Political Party/527

Texas Justice & Public Safety PAC

Organization Type:

527 Political Action Committee

Director:

Whitney Tymas

Texas Justice & Public Safety PAC is a left-of-center PAC that was created in 2018 to fund the campaigns of several progressive Democratic candidates for various District Attorney offices in Texas’s biggest cities. The organization is the Texas branch of the vast “Safety and Justice” network, a project of left-leaning billionaire George Soros that used a network of similarly named state-level PACs to finance the campaigns of progressive Democratic candidates for district attorney in more than a dozen of America’s cities.

Funding

Since its creation, Texas Justice & Public Safety has received most of its funding, over $3.6 million, directly from George Soros.[1] Soros contributed roughly $669,000 in the 2020 election cycle, and roughly $2.9 million during the 2018 and 2019 cycles.[2]

Political Activities

Since 2018, Texas Justice & Public Safety, unlike the other organizations in the “Safety and Justice” network organizations, has supported several different candidates over multiple years.

During the 2020, election cycle, campaign finance reports show the organization spent roughly $1 million supporting the successful campaign of Democrat José Garza for Travis County District Attorney.[3]

During the 2019 cycle, the organization reports spending roughly $479,000 backing the successful campaigns of Democrat Brian Middleton for Fort Bend County District Attorney, Democrat Joe Gonzalez for Bexar County District Attorney, and Democrat John Creuzot for Dallas County District Attorney.[4] Most spending was on advertising, polling, and communications that benefited the candidates’ campaigns.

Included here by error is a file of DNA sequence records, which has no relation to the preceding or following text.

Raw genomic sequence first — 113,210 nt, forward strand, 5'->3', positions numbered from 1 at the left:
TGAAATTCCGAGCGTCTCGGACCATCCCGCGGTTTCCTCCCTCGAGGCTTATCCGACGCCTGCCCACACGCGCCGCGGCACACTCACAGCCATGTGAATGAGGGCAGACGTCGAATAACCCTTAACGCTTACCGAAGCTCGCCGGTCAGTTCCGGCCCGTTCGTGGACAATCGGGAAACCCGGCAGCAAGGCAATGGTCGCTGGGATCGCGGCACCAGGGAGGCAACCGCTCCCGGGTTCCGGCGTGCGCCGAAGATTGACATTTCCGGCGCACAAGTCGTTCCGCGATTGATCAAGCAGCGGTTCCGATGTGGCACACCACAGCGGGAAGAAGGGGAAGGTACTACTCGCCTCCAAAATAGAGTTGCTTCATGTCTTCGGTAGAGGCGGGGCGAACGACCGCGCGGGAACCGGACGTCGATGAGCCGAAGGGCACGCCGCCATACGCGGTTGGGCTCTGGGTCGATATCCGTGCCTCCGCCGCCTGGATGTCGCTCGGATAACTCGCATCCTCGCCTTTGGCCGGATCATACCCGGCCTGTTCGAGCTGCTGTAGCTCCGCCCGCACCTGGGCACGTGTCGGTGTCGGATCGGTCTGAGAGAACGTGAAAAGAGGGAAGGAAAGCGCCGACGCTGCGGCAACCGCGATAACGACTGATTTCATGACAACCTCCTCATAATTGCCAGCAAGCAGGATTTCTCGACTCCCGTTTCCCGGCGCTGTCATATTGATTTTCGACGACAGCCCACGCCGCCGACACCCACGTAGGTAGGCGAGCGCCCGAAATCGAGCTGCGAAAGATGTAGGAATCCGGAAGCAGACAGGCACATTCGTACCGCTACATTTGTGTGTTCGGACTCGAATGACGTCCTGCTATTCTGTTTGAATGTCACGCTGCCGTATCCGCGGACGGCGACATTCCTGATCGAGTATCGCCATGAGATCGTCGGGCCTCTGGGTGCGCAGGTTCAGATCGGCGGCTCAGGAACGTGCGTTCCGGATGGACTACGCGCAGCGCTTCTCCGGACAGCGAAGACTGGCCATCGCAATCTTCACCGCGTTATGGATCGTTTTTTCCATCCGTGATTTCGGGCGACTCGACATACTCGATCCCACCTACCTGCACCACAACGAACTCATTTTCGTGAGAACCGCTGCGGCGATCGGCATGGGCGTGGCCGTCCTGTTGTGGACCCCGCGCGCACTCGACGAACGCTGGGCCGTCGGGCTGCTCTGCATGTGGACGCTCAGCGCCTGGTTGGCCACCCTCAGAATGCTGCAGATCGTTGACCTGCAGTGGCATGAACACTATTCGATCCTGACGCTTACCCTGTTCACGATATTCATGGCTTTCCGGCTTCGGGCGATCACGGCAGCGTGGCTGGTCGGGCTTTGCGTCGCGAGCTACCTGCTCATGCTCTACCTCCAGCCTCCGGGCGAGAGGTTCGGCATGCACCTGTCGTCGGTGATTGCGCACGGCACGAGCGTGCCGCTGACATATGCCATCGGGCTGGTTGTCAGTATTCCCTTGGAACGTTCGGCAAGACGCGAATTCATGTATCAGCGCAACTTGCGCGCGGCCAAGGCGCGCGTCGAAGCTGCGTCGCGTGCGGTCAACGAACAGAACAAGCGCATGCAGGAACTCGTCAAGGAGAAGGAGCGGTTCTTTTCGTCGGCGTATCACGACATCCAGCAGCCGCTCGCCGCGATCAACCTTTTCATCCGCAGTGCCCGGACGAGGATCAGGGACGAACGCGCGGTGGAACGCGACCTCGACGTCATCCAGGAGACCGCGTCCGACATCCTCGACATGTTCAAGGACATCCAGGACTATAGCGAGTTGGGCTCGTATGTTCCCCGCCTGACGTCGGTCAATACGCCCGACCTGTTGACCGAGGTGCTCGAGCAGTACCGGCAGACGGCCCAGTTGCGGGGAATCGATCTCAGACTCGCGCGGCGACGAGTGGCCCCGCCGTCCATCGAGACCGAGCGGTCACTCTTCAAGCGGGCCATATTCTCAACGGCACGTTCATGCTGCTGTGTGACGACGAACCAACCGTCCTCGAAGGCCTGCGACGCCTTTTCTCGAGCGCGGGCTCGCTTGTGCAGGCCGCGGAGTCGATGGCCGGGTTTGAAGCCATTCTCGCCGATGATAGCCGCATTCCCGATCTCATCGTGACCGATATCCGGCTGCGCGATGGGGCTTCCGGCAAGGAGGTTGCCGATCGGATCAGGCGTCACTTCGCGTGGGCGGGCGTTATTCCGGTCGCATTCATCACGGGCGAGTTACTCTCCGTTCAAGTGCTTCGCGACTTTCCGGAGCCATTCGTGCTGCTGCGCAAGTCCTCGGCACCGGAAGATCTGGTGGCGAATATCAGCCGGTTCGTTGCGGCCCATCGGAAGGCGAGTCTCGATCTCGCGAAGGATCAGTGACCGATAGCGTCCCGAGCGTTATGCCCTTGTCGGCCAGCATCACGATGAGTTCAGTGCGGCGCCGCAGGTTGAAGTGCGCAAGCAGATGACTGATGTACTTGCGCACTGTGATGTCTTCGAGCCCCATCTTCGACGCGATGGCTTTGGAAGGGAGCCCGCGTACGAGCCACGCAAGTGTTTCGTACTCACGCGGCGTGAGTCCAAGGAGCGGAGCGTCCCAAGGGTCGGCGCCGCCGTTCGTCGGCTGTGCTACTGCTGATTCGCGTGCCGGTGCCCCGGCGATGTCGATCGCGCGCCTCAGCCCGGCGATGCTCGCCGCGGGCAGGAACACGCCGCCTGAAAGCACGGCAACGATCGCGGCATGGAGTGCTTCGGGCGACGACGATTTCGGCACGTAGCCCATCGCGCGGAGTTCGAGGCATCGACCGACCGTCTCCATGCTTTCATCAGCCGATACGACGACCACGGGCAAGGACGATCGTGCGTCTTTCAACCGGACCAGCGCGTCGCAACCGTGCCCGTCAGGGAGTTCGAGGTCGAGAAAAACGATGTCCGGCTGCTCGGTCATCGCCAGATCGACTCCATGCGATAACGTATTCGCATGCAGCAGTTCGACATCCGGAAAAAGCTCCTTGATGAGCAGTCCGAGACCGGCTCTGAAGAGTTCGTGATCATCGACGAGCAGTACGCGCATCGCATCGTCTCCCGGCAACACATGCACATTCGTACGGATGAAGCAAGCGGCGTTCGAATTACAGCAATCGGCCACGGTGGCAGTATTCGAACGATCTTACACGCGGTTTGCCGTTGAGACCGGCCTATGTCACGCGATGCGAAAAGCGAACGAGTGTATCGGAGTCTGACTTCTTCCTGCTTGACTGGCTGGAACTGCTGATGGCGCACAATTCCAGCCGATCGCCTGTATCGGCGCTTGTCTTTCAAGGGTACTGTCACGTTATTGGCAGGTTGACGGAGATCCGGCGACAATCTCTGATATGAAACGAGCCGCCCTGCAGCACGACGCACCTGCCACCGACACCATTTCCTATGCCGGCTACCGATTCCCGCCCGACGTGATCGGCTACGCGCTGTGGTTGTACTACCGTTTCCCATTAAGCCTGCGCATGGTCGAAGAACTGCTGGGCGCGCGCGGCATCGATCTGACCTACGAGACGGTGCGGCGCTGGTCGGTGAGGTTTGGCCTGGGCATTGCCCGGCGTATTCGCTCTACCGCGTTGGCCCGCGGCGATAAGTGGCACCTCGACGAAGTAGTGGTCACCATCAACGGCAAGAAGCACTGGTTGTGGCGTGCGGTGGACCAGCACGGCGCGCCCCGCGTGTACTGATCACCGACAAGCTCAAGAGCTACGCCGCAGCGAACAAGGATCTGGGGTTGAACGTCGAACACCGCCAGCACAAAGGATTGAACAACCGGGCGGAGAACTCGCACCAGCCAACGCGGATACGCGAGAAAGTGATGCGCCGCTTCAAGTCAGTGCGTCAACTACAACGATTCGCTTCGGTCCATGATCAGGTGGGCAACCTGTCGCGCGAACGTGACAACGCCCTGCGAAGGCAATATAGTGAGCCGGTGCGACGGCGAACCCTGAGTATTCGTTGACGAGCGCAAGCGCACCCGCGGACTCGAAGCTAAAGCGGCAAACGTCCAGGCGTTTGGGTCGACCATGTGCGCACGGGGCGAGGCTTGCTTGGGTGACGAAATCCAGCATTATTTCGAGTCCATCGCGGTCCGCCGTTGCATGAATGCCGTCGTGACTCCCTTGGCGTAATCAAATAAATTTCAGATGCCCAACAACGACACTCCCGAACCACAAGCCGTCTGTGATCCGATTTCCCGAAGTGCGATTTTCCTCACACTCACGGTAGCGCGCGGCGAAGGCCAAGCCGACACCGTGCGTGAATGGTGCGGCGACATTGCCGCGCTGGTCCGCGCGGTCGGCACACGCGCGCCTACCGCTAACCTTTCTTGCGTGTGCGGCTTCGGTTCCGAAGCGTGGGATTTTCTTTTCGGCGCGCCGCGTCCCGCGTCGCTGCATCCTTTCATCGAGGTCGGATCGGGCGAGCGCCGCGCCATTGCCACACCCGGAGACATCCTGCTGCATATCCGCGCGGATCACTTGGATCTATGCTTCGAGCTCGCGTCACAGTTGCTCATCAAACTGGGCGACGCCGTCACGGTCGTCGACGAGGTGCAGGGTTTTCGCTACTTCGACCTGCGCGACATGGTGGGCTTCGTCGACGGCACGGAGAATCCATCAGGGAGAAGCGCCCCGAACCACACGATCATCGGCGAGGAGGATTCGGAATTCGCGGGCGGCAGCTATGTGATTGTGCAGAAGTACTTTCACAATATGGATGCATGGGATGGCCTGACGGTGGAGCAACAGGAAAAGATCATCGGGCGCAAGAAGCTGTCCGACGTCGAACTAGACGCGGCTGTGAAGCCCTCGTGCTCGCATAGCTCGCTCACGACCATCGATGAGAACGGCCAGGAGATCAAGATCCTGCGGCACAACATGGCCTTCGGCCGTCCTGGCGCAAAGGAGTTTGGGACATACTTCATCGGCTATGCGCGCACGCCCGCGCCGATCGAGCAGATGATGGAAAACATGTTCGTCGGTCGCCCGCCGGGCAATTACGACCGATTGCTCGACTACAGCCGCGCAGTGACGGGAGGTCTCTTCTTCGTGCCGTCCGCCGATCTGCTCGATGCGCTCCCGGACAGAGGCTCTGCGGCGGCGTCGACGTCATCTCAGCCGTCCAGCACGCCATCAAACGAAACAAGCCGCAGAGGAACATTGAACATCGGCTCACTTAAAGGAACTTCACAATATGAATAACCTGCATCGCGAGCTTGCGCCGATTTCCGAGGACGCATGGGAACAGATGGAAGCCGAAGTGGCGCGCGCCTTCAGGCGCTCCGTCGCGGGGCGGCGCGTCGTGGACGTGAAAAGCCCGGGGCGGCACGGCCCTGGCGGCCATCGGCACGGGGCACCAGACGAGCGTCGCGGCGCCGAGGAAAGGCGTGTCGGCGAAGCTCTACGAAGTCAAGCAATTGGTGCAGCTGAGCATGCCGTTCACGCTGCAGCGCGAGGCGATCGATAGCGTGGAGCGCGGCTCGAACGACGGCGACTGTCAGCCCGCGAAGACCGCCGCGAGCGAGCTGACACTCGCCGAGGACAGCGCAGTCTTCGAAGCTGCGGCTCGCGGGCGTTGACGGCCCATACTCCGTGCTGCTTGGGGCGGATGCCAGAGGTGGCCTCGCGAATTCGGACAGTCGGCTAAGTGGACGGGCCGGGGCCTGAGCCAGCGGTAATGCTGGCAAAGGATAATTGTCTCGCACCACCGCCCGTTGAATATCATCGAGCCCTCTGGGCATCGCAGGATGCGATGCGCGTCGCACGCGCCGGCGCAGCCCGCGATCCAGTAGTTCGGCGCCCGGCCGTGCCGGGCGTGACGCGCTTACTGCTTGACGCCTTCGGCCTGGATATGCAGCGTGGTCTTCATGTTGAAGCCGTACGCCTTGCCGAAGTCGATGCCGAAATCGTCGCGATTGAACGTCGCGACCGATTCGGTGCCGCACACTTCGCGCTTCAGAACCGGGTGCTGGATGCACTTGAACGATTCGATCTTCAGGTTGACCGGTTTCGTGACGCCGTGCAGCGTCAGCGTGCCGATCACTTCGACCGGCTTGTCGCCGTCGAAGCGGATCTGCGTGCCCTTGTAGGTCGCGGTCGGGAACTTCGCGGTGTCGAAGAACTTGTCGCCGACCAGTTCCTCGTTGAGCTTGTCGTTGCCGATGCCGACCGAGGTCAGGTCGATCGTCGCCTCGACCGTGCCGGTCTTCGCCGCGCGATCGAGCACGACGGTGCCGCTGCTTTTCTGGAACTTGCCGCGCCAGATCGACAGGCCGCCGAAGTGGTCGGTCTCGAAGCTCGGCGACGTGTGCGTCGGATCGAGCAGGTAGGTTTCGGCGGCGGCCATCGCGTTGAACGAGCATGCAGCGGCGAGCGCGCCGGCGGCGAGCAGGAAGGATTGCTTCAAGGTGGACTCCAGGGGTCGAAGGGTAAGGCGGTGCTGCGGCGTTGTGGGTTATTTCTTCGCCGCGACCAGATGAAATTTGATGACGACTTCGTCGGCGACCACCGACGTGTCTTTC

During the 2018 cycle, the organization reported spending roughly $3.3 million, much of it in support of Joe Gonzalez, but also in support of Middleton, Gonzalez, and Creuzot, as well as the unsuccessful campaign of Democrat Albert Roberts for Tarrant County District Attorney.[5]

Controversies

In 2020, when Texas Justice & Public Safety began spending large amounts in the Democratic primary in support of José Garza over the less progressive Democratic incumbent Margaret Moore, the organization drew criticism for its vast spending and lack of any real connection to the state of Texas.[6] Moore’s campaign, which was able to raise less than one-sixth the amount Soros and Texas Justice & Public Safety spent on the election, said “The amount of money being poured into the district attorney’s race is alarming and abhorrent. Local elections should be decided by people from this community, free from the crushing influence of outside spending by PACs that are not accountable to this county”.[7]

In 2019, Texas Justice & Public Safety backed District Attorney John Creuzot drew criticism from many conservatives and moderates when he announced that his office would no longer prosecute cases for first-time marijuana offenses or theft of essential items under a value of $750.[8] Critics, such as Republican Governor Gregg Abbot, asked Creuzot to reconsider his decision, saying “Reform is one thing. Actions that abandon the rule of law and that could promote lawlessness are altogether different”.[9]